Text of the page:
Polls have closed in Turkmenistan's presidential election, with incumbent President Kurbanguly Berdymukhamedov expected to win another term.
He is facing only token opposition - the seven other candidates have praised him in the run-up to the vote.
The Organisation for Security and Co-operation in Europe has not sent monitors to the poll after criticising the lack of democratic reform.
Turkmenistan is ranked among the world's most repressive states.
An anchor on state television said on Sunday morning that the elections were "the clearest evidence of the irreversibility of the democratic process," according to AFP news agency.
"Aware of their great responsibility for the future of the motherland, the people will choose the most worthy of the eight candidates," the anchor added.
However, with early results expected on Monday, few doubt that Mr Berdymukhamedov will emerge as the winner, the BBC's Rayhan Demytrie reports from neighbouring Kazakhstan.
Mr Berdymukhamedov, the former health minister, promised political reform when he was elected with 89% of the vote in 2007 following the sudden death of his predecessor Saparmurat Niyazov.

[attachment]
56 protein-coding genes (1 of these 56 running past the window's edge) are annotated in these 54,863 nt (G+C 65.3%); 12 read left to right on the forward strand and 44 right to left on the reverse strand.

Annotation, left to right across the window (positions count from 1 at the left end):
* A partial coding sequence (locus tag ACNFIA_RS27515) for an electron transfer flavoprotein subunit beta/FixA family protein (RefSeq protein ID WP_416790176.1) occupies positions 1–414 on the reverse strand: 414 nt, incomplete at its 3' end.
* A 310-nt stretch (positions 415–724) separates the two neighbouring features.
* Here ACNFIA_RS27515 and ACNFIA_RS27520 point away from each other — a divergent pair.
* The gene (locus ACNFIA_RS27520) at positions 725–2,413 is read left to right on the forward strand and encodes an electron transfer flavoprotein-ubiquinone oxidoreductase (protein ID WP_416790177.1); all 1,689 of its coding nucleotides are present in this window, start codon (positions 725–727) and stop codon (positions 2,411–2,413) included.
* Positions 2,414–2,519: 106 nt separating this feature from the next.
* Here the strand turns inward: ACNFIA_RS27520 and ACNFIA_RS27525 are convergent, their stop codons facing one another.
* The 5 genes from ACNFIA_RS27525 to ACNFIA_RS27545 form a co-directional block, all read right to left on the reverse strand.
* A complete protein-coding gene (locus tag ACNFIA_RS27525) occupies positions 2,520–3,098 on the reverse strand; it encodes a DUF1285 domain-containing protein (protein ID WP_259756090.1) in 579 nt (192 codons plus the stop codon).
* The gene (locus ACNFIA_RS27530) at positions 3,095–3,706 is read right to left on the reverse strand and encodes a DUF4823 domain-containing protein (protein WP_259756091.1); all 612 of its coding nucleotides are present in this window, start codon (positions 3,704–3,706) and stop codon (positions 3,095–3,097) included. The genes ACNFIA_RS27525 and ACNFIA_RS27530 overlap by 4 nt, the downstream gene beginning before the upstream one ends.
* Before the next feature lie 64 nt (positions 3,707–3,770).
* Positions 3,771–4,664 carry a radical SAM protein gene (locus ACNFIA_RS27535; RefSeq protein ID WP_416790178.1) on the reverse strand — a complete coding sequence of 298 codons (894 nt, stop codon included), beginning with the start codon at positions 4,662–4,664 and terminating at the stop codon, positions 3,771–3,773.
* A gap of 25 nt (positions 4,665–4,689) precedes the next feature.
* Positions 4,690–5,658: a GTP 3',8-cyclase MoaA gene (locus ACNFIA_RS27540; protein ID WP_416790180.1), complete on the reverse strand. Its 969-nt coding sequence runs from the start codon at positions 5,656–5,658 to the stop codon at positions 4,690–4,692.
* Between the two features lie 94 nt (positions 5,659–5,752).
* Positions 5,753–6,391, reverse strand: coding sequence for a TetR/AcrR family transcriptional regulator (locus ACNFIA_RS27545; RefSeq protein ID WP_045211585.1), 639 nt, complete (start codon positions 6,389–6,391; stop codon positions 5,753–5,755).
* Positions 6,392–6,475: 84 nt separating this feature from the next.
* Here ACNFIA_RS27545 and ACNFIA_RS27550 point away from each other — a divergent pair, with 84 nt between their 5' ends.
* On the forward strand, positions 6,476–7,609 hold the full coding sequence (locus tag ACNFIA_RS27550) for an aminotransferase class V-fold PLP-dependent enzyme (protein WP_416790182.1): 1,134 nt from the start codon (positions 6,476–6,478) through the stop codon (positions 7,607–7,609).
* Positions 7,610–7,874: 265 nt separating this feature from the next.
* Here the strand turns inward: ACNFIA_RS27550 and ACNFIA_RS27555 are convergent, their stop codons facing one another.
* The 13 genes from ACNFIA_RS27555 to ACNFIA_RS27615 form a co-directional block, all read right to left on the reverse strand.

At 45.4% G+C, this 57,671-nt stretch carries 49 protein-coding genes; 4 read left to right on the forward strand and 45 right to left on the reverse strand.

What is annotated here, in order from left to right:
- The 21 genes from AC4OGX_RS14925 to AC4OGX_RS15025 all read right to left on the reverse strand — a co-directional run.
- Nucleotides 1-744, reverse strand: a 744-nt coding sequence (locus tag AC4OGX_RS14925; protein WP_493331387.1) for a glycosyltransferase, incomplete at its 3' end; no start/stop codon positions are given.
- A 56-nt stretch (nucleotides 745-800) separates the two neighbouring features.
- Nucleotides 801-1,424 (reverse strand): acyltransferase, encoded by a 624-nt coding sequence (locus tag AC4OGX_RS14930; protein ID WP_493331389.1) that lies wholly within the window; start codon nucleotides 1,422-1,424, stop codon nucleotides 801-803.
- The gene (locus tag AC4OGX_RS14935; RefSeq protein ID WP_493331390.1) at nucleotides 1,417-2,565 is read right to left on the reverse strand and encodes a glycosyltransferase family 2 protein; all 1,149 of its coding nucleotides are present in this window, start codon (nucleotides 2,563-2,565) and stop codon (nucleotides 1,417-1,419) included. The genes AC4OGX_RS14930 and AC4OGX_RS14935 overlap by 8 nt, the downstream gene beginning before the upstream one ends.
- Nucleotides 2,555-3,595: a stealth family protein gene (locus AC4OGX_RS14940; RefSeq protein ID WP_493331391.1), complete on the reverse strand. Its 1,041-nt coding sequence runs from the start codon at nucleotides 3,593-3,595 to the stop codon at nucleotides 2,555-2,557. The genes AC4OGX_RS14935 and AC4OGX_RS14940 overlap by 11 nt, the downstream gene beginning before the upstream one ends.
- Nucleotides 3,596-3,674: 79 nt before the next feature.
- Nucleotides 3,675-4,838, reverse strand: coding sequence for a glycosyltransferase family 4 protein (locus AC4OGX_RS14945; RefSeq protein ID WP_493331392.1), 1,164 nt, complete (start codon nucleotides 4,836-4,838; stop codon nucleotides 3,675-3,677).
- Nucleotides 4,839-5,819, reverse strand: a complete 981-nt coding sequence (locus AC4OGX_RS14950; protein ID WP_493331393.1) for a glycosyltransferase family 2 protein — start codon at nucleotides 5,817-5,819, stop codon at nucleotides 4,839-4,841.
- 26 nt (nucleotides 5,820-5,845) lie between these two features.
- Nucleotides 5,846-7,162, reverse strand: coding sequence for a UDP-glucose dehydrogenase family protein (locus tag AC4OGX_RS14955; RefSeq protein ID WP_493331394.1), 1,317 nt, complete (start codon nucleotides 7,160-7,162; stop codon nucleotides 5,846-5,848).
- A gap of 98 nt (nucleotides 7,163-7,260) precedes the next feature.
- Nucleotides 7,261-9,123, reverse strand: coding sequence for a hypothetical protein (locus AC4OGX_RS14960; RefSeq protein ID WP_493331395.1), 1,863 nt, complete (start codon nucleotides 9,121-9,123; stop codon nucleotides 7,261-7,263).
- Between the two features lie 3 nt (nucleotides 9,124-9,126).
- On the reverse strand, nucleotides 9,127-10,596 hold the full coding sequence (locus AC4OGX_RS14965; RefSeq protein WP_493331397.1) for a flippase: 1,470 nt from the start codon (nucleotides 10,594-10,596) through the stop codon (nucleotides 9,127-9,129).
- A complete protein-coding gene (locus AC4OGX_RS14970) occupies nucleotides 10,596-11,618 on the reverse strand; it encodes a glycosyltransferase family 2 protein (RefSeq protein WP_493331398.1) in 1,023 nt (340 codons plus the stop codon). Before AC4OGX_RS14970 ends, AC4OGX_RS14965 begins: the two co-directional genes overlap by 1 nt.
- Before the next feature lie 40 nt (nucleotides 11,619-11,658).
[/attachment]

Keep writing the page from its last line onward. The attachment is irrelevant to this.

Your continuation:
Mr Niyazov had one of the most bizarre cult personalities in the world, our correspondent says.
Months of the year were named after him and other family members; golden statues of him were erected across the country; and his book on Turkmen history and traditions was made compulsory reading in schools.
But, five years into his rule, Mr Berdymukhamedov appears to have followed in Mr Niyazov's footsteps, our correspondent adds.
His portraits can be seen everywhere, he has written several books about herbal medicine and Turkmen horses, and a military unit has been named after his father.
And just like his predecessor, our correspondent notes, Mr Berdymukhamedov keeps spending billions of dollars of public money on grand construction projects, such as a resort of luxury marble-fronted hotels on the Caspian Sea, which are of little immediate benefit for the population.
Turkmenistan has the world's fourth largest natural gas reserves and has signed billion dollar deals with China.
The European Union is also keen to buy Turkmen gas. Human rights groups have criticised the EU for being willing to do business with one of the most repressive regimes in the world.